Going back to school would be a dream—except for that part where you get your first student loan bill and wake up screaming.
Unfortunately, “non-traditional” students (late twenties and up) graduate with 15% more debt. Use these tips to get that degree as cheaply as possible.
Grab the free money. Only first-timers qualify for federal grants like the Pell. Pursuing a second or third degree? Now’s the time to go crazy on grant and scholarship applications (skip any with application fees). Check out FastWeb and FinAid.
Schedule face time. After filing your financial aid form (a.k.a. the FAFSA), request a “professional judgment review” from your school so you can explain that the income on last year’s tax return won’t be available when you’re in school again.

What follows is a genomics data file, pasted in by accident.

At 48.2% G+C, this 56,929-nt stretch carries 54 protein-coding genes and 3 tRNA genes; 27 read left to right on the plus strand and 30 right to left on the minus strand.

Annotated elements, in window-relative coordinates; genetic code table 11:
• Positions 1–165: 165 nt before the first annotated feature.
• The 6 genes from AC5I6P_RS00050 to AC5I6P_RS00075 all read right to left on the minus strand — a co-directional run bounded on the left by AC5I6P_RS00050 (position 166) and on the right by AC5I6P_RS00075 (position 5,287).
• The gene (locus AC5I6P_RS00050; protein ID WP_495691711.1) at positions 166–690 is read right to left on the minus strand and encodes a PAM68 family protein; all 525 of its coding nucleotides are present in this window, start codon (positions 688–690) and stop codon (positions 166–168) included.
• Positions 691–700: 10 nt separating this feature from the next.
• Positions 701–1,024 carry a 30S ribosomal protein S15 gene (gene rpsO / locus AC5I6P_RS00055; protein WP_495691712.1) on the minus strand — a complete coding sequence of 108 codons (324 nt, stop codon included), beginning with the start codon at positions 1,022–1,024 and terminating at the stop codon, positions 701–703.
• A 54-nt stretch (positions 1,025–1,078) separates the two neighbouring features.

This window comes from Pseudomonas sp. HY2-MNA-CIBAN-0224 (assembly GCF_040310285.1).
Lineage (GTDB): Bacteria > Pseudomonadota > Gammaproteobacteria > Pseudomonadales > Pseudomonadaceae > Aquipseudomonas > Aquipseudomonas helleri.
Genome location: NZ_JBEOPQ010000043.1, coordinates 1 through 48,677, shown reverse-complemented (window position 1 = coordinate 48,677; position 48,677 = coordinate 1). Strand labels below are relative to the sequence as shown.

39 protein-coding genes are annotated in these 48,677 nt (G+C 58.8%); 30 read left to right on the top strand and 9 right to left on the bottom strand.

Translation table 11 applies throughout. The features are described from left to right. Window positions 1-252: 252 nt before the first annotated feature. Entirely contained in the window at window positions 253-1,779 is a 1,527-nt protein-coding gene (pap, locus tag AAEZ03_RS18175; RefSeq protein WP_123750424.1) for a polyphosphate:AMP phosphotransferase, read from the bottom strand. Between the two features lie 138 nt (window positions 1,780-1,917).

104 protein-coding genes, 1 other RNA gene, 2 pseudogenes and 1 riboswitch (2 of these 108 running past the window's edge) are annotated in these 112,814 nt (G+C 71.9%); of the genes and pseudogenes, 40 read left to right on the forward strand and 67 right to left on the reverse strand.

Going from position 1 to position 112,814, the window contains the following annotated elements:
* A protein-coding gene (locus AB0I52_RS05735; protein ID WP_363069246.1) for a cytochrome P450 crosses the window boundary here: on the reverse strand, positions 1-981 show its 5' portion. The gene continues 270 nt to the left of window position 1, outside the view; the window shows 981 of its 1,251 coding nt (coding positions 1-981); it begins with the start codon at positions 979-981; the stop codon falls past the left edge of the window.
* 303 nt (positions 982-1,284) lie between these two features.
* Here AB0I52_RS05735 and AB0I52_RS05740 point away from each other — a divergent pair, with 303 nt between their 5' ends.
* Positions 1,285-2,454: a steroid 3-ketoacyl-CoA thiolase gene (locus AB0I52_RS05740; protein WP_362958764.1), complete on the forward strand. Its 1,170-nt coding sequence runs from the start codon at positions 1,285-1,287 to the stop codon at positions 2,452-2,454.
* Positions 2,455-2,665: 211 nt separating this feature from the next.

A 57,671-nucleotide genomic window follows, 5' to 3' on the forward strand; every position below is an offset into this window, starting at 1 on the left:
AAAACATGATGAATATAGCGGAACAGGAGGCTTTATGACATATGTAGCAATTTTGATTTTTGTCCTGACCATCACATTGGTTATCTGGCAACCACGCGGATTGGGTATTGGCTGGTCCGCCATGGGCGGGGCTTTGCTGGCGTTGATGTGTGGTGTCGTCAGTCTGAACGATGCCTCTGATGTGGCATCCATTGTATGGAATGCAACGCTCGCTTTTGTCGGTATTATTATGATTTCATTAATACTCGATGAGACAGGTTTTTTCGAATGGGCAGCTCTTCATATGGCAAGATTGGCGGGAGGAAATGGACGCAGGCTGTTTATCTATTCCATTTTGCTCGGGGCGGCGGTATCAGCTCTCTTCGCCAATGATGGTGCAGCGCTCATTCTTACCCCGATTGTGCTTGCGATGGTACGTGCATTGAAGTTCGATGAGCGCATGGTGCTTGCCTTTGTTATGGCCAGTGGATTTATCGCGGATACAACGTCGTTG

Go public. PayScale’s College ROI Reportmakes it clear that cheaper public universities perform as well as (or better than) private schools when it comes to post-grad payoff.
Last, remember this rule of thumb: don’t take out more money than you expect to make in your first year after graduation.